If it’s Friday, it must mean leftovers . . .

Friday evening, partly cloudy and very cold (especially when you’re out of firewood), 36 degrees.

For the last three nights, a stabbing migraine has arrived around 3 a.m. I would say that I woke up with a migraine, but I was still awake at 3 a.m.  It’s a long story involving dogs, puppies, goats, a revolving open door, and Corey’s snoring . . . I’m saving my pennies to buy a used copy of A Very Stable Genius for some soothing, nighttime reading to combat my insomnia . . .

Today’s leftovers are brought to you pretty much exclusively by the site called Liberal Memes. Hey, I’m cold and lazy, but I wanted a leftovers post. Whatever.

Enjoy. Or not, as the case may be.


Orwell has been proven right time and time again:

Our national health and survival in the face of a worldwide pandemic depends on an educated, informed, efficacious response and approach by an administration filled with people whose only talent required for employment is the enduring ability to kiss ass:

Just saying . . .

Talking to you, Susan Collins . . .

Corey has never gotten over Bloomberg trying to regulate soda size in NYC . . .

It’s all a liberal plot:

And finally, let me close with these:

SOCIALISM! IT’S SOCIALISM!

Who cares what the evidence shows. We don’t want socialism. The U.S. isn’t a socialist country . . . Just don’t take away existing benefits/programs like Social Security, Medicare, fire and police departments, public libraries, military defense, the USPS, garbage collection, public schools, the VA, public parks, the GI bill, SSDI, school lunch programs, WIC, and many, many others, including the CDC, which we really need right now. All of these products and services rely on taxpayer funds to benefit our society as a whole. You know . . .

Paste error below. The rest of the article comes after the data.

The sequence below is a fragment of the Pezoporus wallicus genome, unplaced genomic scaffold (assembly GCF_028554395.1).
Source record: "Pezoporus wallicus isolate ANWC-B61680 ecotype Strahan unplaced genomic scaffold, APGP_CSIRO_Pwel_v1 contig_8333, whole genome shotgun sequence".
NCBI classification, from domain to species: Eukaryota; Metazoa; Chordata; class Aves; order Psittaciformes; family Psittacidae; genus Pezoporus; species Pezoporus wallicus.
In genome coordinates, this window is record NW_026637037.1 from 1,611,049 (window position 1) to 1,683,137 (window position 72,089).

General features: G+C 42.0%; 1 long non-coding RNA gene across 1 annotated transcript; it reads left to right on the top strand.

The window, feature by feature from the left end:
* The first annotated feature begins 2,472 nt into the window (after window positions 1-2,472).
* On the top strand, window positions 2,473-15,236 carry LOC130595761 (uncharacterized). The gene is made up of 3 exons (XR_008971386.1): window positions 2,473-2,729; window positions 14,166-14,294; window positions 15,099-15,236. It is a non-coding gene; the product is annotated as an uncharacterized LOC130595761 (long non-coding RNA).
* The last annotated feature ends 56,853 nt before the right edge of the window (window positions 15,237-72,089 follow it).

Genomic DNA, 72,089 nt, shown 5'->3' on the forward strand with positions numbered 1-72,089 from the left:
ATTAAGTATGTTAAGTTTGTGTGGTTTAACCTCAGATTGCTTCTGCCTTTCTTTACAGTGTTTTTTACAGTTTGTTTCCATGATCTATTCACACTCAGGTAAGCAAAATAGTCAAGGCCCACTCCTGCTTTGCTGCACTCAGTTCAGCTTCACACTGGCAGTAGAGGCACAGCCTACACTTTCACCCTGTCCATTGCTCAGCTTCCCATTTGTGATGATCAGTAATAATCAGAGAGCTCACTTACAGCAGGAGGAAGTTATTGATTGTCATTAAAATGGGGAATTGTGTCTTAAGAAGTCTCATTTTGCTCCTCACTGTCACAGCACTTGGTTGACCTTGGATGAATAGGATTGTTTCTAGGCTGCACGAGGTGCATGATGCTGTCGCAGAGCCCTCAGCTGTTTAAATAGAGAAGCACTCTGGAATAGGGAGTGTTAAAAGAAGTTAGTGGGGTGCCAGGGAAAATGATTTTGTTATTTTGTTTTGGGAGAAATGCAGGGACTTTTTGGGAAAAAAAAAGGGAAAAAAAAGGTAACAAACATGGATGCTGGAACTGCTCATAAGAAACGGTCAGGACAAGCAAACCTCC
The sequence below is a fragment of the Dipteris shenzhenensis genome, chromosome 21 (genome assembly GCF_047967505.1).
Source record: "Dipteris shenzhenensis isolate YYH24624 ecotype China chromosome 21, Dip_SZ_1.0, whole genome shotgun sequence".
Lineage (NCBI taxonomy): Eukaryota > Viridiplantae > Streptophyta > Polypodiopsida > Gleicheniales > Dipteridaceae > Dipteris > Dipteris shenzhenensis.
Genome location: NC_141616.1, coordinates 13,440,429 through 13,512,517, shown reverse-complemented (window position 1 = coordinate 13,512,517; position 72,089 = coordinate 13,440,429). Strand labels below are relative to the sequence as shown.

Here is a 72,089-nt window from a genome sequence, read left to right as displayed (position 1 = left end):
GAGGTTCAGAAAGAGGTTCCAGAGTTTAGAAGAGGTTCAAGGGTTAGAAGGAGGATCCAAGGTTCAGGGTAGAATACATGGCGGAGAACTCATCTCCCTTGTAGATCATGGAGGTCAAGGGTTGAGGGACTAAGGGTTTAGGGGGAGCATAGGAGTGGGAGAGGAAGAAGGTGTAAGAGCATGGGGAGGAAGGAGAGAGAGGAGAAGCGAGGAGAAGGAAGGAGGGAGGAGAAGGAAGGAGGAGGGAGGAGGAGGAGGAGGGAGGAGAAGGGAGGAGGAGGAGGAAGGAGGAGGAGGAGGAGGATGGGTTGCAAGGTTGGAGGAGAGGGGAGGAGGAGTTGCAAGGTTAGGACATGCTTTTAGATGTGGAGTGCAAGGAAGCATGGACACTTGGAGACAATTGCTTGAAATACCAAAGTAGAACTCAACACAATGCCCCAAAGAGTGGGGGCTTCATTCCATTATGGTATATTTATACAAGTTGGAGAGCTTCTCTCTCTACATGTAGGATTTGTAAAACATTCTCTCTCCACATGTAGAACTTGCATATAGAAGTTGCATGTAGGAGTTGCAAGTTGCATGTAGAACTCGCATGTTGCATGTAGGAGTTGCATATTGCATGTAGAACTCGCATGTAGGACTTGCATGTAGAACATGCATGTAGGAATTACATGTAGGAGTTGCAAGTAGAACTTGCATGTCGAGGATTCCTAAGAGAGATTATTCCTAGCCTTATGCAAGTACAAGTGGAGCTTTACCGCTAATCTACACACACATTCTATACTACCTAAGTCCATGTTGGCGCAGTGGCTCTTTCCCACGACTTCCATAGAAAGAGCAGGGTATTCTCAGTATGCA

SOCIALISM………………………………..

“Pettifoggers, shysters, and all kinds of hagglers have humble antecedents and usually live up to their names.” ~ Anatoly Liberman, University of Minnesota Professor

In the Senate on Tuesday, Chief Justice John Roberts cited the 1905 impeachment trial of Judge Charles Swayne; this photo of Swayne appeared in a March 1905 issue of The Literary Digest.
“They  [pettifogging lawyers] often had limited concern for scruples or conscience and the term was deeply contemptuous.” ~ Michael Quinion, World Wide Words

Wednesday afternoon, sunny, 46 degrees.

So from the ongoing impeachment trial, this nugget arose: PETTIFOGGING. In an NPR article, Elizabeth Blair elucidates:

According to the Cambridge Dictionary, “Pettifogging people give too much attention to small, unimportant details in a way that shows a limited mind.”

On that note, let’s dive in.